O’Malley said Dominica still has a long road to recovery

UN Resident Coordinator and Resident Representative of the UN Development Programme (UNDP) for Barbados and the Organization of Eastern Caribbean States, Stephen O’Malley said he is happy with the results of a donor conference held at the UN earlier this week to assist hurricane-battered islands in the Caribbean.

Hurricanes Irma and Maria, both category-5 storms, hit the Caribbean in September causing a number of deaths and widespread devastation. Barbuda and Dominica were among the most severely affected, along with a number of other Caribbean islands and costs in damage are expected to surpass $5-billion.

“I think we’re extremely happy with the results of the conference,” O’Malley said in an interview with UN News.

In relation to Dominica, he said the island has a very long road to recovery.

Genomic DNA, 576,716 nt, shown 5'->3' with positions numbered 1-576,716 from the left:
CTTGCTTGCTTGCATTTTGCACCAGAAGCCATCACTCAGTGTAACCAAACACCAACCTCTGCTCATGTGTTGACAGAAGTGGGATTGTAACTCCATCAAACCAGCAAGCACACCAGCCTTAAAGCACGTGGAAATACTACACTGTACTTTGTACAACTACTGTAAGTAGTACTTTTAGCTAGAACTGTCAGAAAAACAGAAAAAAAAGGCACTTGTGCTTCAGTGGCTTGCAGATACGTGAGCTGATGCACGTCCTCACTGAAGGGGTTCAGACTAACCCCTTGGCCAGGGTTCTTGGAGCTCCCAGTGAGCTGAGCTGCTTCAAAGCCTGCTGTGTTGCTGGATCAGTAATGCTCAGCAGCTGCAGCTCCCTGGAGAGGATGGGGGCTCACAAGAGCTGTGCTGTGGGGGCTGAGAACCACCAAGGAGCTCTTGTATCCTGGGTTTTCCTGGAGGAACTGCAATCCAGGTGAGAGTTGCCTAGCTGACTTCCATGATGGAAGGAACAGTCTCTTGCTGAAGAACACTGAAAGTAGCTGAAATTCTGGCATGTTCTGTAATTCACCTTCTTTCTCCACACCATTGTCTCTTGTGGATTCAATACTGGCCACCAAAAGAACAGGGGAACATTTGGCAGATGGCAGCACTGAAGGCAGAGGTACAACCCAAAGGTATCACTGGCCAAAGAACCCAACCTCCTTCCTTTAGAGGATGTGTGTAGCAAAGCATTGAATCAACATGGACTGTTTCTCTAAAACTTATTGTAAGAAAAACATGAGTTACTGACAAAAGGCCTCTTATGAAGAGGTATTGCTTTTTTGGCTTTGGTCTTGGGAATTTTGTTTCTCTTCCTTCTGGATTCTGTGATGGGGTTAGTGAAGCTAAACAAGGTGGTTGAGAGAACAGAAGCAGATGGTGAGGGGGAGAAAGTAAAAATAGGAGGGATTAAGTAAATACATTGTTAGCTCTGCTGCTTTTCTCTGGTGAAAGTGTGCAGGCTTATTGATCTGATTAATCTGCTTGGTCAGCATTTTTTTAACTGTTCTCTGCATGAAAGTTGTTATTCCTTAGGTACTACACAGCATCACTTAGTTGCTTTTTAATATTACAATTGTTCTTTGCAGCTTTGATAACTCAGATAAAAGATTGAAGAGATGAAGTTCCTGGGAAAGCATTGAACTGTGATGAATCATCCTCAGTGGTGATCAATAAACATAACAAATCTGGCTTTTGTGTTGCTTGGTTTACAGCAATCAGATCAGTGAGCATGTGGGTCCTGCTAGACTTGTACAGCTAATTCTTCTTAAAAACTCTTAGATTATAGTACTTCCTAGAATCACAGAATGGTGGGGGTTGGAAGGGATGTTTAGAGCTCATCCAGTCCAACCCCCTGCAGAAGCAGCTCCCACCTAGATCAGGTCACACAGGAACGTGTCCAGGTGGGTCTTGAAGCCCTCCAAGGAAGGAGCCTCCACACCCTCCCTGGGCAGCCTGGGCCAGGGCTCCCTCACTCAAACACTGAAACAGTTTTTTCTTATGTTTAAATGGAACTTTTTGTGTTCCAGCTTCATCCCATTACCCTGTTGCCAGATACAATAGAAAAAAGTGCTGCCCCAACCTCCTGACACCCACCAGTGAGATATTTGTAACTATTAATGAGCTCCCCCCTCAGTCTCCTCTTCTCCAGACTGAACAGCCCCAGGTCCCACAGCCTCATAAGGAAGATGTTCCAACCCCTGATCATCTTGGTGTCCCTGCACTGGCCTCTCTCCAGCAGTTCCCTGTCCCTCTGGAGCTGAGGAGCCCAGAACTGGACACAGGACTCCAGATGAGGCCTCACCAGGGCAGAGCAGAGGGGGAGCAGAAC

“It is a very long road to recovery,” O’Malley said, noting that while the roads in the capital, Roseau, are more or less clear and water is back, only three percent of the country currently has electricity.

In addition, agriculture has been badly affected.

“It’s still a hard time,” he stated.

Nearly 400 high-level representatives from governments, multilateral and civil society organizations and the private sector gathered in New York, along with the Secretaries-General of the UN and the Caribbean Community (CARICOM) to help the affected countries “build back better.”

“They want to be a climate-resilient region,” O’Malley said, explaining that this involves practical steps from the way a country’s road network and electricity grid are designed to ensuring that schools and hospitals are built to withstand the impact of climate change.

“It’s your infrastructure. It’s also better planning and preparedness by the governments so that they can respond more quickly,” he pointed out. “They have the capacity to do that […] there’s a variety of different things there to make everybody more climate resilient.”

Donors pledged over US$2-billion at the conference which was attended by Prime Minister, Roosevelt Skerrit, and other regional leaders.